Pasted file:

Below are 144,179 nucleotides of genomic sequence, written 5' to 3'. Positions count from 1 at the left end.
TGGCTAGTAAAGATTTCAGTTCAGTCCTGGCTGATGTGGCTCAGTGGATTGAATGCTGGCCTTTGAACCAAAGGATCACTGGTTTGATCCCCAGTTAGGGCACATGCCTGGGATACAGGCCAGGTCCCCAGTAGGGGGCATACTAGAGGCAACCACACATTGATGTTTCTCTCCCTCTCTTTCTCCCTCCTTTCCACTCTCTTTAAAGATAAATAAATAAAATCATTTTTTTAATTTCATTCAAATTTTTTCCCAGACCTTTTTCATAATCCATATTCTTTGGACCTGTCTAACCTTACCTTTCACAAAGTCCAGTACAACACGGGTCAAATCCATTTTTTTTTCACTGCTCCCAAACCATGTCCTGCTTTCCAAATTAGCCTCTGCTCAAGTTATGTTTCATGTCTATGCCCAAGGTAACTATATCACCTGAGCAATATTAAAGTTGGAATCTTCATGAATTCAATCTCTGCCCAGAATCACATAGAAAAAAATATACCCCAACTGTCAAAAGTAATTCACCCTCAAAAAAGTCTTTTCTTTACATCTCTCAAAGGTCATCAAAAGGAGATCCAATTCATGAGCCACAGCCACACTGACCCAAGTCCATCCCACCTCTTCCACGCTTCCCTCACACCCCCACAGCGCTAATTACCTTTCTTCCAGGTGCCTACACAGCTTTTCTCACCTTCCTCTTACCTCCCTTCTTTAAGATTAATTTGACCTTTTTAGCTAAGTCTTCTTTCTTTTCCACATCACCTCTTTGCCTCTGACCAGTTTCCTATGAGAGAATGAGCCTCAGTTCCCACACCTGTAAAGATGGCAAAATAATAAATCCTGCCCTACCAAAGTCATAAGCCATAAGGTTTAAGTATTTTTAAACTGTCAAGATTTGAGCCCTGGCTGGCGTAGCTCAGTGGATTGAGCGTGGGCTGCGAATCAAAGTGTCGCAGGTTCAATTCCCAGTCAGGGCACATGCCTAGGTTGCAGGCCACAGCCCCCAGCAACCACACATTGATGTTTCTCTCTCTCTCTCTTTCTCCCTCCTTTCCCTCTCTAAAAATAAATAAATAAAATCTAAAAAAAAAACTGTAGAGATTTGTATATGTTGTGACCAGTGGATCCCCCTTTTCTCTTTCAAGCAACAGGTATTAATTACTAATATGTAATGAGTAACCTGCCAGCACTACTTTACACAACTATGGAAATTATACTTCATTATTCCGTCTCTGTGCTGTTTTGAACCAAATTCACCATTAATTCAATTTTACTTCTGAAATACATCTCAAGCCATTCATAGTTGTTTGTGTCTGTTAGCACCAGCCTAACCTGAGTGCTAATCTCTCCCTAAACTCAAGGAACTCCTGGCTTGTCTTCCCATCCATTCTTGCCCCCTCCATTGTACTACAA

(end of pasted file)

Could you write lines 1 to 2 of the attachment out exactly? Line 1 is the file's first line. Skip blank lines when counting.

Below are 144,179 nucleotides of genomic sequence, written 5' to 3'. Positions count from 1 at the left end.
TGGCTAGTAAAGATTTCAGTTCAGTCCTGGCTGATGTGGCTCAGTGGATTGAATGCTGGCCTTTGAACCAAAGGATCACTGGTTTGATCCCCAGTTAGGGCACATGCCTGGGATACAGGCCAGGTCCCCAGTAGGGGGCATACTAGAGGCAACCACACATTGATGTTTCTCTCCCTCTCTTTCTCCCTCCTTTCCACTCTCTTTAAAGATAAATAAATAAAATCATTTTTTTAATTTCATTCAAATTTTTTCCCAGACCTTTTTCATAATCCATATTCTTTGGACCTGTCTAACCTTACCTTTCACAAAGTCCAGTACAACACGGGTCAAATCCATTTTTTTTTCACTGCTCCCAAACCATGTCCTGCTTTCCAAATTAGCCTCTGCTCAAGTTATGTTTCATGTCTATGCCCAAGGTAACTATATCACCTGAGCAATATTAAAGTTGGAATCTTCATGAATTCAATCTCTGCCCAGAATCACATAGAAAAAAATATACCCCAACTGTCAAAAGTAATTCACCCTCAAAAAAGTCTTTTCTTTACATCTCTCAAAGGTCATCAAAAGGAGATCCAATTCATGAGCCACAGCCACACTGACCCAAGTCCATCCCACCTCTTCCACGCTTCCCTCACACCCCCACAGCGCTAATTACCTTTCTTCCAGGTGCCTACACAGCTTTTCTCACCTTCCTCTTACCTCCCTTCTTTAAGATTAATTTGACCTTTTTAGCTAAGTCTTCTTTCTTTTCCACATCACCTCTTTGCCTCTGACCAGTTTCCTATGAGAGAATGAGCCTCAGTTCCCACACCTGTAAAGATGGCAAAATAATAAATCCTGCCCTACCAAAGTCATAAGCCATAAGGTTTAAGTATTTTTAAACTGTCAAGATTTGAGCCCTGGCTGGCGTAGCTCAGTGGATTGAGCGTGGGCTGCGAATCAAAGTGTCGCAGGTTCAATTCCCAGTCAGGGCACATGCCTAGGTTGCAGGCCACAGCCCCCAGCAACCACACATTGATGTTTCTCTCTCTCTCTCTTTCTCCCTCCTTTCCCTCTCTAAAAATAAATAAATAAAATCTAAAAAAAAAACTGTAGAGATTTGTATATGTTGTGACCAGTGGATCCCCCTTTTCTCTTTCAAGCAACAGGTATTAATTACTAATATGTAATGAGTAACCTGCCAGCACTACTTTACACAACTATGGAAATTATACTTCATTATTCCGTCTCTGTGCTGTTTTGAACCAAATTCACCATTAATTCAATTTTACTTCTGAAATACATCTCAAGCCATTCATAGTTGTTTGTGTCTGTTAGCACCAGCCTAACCTGAGTGCTAATCTCTCCCTAAACTCAAGGAACTCCTGGCTTGTCTTCCCATCCATTCTTGCCCCCTCCATTGTACTACAA